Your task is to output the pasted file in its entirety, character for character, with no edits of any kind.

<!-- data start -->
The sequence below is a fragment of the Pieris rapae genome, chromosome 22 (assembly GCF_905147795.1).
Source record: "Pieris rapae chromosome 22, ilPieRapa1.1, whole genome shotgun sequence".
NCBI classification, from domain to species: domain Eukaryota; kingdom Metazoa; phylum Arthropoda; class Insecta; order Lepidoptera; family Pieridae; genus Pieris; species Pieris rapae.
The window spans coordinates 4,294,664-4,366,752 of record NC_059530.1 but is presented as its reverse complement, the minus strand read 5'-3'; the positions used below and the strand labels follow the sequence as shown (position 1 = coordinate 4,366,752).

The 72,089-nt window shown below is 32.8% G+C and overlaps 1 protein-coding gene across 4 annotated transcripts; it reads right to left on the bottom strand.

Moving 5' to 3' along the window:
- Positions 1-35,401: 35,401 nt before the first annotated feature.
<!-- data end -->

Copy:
The sequence below is a fragment of the Pieris rapae genome, chromosome 22 (assembly GCF_905147795.1).
Source record: "Pieris rapae chromosome 22, ilPieRapa1.1, whole genome shotgun sequence".
NCBI classification, from domain to species: domain Eukaryota; kingdom Metazoa; phylum Arthropoda; class Insecta; order Lepidoptera; family Pieridae; genus Pieris; species Pieris rapae.
The window spans coordinates 4,294,664-4,366,752 of record NC_059530.1 but is presented as its reverse complement, the minus strand read 5'-3'; the positions used below and the strand labels follow the sequence as shown (position 1 = coordinate 4,366,752).

The 72,089-nt window shown below is 32.8% G+C and overlaps 1 protein-coding gene across 4 annotated transcripts; it reads right to left on the bottom strand.

Moving 5' to 3' along the window:
- Positions 1-35,401: 35,401 nt before the first annotated feature.